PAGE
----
“It is building a network of volunteers to work with primary and secondary schools, and link them to industries and communities, to help students get a better idea of possible career options” (Volunteers Sought To Help Students Explore Career Options, Pearl Lee).
The network of professional volunteers who will work with primary and secondary schools to “link them to industries and communities, to help students get a better idea of possible career options” (ST. Sept. 23) is a constructive undertaking by the Ministry of Education (MOE), though over time individual institutions – especially in the secondary schools, before their graduates decide on specialisations and courses in the institutes of higher learning – should be empowered by the MOE to build a more sustainable community of parents and alumni who will provide these connections in the future. Likewise, the work of these school-based communities should also “complement that of education and career guidance counsellors”.
Necessity of this new network – which is expected to house 1,000 professional volunteers by the end of 2018 and 100 of the aforementioned education and career guidance counsellors by 2017 – was justified by Education Minister Heng Swee Keat, who noted that “[while] some schools with longer histories can tap their alumni networks for the same purpose, not all schools have the access to such people”. In the bigger picture, the “every school a good school” vision resonates, and furthermore, the MOE is sending the message that pedagogies should shift from the acquisition of knowledge to the mastery of skills. Porosity between pathways in Singapore’s education system can be emphasised too. “Some of our newer schools do not have strong alumni or the same profile in the community. We want to help every school and provide them with resources”, Mr. Heng added.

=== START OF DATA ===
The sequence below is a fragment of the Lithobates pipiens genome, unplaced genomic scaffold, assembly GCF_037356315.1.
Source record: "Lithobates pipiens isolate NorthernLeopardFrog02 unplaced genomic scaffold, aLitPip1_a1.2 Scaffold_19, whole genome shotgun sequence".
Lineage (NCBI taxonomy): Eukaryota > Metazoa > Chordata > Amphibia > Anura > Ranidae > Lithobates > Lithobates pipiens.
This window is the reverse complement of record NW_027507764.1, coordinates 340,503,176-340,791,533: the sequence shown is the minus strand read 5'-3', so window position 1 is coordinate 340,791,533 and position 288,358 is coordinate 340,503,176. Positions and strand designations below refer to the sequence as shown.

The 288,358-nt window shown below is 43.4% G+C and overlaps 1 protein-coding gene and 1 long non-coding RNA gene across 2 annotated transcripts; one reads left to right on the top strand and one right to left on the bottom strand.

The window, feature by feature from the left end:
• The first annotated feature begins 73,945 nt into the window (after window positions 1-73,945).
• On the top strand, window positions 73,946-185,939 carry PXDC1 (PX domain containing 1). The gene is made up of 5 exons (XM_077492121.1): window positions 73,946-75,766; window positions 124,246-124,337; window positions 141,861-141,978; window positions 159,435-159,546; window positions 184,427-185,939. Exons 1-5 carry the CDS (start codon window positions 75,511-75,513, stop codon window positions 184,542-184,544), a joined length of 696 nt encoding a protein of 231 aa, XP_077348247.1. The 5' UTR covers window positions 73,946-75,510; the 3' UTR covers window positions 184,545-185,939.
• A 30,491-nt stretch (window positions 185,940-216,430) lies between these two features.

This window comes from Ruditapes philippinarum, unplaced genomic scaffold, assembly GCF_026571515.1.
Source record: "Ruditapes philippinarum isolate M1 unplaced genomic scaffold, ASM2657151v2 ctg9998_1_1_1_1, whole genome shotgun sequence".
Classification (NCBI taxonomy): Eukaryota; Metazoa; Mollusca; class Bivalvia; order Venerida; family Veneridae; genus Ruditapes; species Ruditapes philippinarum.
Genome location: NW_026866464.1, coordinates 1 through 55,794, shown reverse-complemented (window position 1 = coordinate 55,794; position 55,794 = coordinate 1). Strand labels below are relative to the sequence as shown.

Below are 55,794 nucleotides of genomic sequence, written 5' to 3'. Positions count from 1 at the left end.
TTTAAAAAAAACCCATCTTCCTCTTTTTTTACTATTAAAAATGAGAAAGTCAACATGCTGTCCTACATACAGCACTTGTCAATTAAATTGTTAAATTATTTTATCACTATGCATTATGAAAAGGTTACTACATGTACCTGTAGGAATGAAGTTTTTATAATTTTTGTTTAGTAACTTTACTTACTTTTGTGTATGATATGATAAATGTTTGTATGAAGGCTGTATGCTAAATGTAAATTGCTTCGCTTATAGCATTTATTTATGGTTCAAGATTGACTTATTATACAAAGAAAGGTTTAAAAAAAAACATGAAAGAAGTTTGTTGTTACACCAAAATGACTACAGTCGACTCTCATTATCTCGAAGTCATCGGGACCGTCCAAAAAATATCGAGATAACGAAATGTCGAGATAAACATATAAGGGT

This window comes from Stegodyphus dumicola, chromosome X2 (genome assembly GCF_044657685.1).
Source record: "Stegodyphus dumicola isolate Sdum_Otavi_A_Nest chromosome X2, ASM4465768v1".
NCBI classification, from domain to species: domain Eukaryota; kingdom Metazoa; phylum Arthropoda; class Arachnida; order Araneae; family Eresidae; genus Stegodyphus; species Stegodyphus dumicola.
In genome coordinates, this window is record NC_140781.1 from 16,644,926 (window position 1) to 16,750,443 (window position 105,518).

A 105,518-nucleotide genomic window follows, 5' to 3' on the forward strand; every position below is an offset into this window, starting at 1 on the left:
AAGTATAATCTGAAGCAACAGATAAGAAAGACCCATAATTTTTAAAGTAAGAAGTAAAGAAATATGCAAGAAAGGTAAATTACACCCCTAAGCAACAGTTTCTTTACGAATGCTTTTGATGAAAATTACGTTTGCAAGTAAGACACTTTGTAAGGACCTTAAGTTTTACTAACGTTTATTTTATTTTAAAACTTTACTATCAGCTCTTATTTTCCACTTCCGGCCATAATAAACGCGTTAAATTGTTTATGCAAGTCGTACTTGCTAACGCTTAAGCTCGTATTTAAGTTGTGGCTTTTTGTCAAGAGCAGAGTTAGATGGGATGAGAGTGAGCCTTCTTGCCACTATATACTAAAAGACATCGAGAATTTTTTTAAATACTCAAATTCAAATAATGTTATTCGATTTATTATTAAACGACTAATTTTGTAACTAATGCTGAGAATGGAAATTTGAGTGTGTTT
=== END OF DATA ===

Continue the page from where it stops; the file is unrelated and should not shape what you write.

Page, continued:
Besides helping students get a better idea of possible career options, education and career guidance encourages students to immerse themselves in out-of-classroom undertakings such as internship stints and community service. A greater passion for learning in general is fostered if students can relate school curriculum to real-life applications, and even their aspirations for potential jobs.
Not only are these principles in line with national productivity movement SkillsFuture, they also echo the recommendations made by the Applied Study in Polytechnics and ITE Review (Aspire) Committee in August last year.
The main advantage of leveraging upon parents and alumni from the same school is their proximity to, and by extension familiarity with, the students. Over time, it would be more challenging to cater to a wider variety of career options, so the sharing of these resources and expertise between schools – perhaps facilitated by the MOE and the aforementioned network – can be arranged, thereby allowing these benefits to be accrued to the students.
A version of this article was published in The Straits Times.